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What If The Government Says A False Claim Isn't False?

By Mark Strauss, Kirby McInerney LLP
Law360, New York (November 28, 2016) -- The anti-fraud bar is focused on the upcoming oral argument in the appeal of the trial verdict in United States et rel. Harman v. Trinity Industries Inc., calendared for Dece. 7, 2016, before the Fifth Circuit. The $663 million verdict -- the largest in the history of the federal False Claims Act -- raises questions going to the heart of the FCA's qui tam (whistleblower) provisions.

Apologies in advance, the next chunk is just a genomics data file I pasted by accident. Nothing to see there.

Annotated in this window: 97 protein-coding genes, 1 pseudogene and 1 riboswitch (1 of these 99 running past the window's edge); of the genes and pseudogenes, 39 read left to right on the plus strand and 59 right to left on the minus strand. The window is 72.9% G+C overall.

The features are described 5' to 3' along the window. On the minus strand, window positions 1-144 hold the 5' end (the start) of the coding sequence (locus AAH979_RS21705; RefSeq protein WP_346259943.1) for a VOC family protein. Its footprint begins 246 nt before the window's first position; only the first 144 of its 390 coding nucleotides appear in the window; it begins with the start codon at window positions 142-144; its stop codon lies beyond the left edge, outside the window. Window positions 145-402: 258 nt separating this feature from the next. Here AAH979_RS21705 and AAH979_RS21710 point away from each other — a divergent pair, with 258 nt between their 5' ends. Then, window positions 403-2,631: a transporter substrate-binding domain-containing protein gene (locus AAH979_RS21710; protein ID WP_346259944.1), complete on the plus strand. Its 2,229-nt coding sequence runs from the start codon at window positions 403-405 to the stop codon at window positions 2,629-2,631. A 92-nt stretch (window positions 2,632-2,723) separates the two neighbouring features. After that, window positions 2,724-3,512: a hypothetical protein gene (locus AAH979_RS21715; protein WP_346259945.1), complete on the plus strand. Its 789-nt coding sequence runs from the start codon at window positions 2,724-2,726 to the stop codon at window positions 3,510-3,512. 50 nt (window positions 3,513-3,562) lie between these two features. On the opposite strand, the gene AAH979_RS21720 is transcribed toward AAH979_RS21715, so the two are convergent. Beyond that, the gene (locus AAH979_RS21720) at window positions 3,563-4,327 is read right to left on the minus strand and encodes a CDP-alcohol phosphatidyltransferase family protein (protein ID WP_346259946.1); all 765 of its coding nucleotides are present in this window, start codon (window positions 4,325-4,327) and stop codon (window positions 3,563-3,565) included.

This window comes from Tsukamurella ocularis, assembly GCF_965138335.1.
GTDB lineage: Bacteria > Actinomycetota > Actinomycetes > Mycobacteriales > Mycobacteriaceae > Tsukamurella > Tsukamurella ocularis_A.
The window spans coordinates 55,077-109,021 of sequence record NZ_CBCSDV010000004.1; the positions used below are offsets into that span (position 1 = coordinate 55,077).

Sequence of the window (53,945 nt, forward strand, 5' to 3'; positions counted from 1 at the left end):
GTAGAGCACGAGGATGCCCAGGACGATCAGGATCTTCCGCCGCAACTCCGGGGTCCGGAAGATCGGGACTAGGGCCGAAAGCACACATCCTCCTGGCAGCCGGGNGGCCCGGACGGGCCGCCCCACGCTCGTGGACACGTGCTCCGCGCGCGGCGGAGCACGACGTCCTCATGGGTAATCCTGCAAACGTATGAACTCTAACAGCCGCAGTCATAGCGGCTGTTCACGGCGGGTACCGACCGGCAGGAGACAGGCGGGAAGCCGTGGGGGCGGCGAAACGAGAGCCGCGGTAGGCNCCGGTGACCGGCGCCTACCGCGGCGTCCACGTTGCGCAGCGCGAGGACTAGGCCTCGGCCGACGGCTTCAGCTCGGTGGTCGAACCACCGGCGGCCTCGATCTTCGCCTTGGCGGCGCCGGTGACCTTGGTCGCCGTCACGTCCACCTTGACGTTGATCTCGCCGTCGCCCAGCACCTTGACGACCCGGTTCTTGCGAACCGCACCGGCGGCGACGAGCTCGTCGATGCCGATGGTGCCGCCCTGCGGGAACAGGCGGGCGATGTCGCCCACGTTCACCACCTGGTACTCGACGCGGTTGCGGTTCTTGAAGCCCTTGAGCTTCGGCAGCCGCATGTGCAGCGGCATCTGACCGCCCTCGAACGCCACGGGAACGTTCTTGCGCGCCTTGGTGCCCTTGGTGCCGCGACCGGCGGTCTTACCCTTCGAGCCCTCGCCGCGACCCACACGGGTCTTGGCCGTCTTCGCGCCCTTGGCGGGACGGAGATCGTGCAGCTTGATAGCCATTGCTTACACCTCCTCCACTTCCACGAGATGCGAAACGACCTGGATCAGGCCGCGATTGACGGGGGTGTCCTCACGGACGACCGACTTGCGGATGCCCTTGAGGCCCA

Those provisions enable private parties who have evidence of fraud against the government to bring civil lawsuits for the recovery of damages on the government's behalf. Successful qui tam whistleblowers receive bounties of 15 and 30 percent of what the government receives.

This article can be accessed in its entirety by clicking on the link to the right under Accompanying Documents.


Mark A. Strauss

Kirby McInerney LLP | 825 Third Avenue | NYC 10022 | Tel. 212.371.6600 | Fax 212.751.2540

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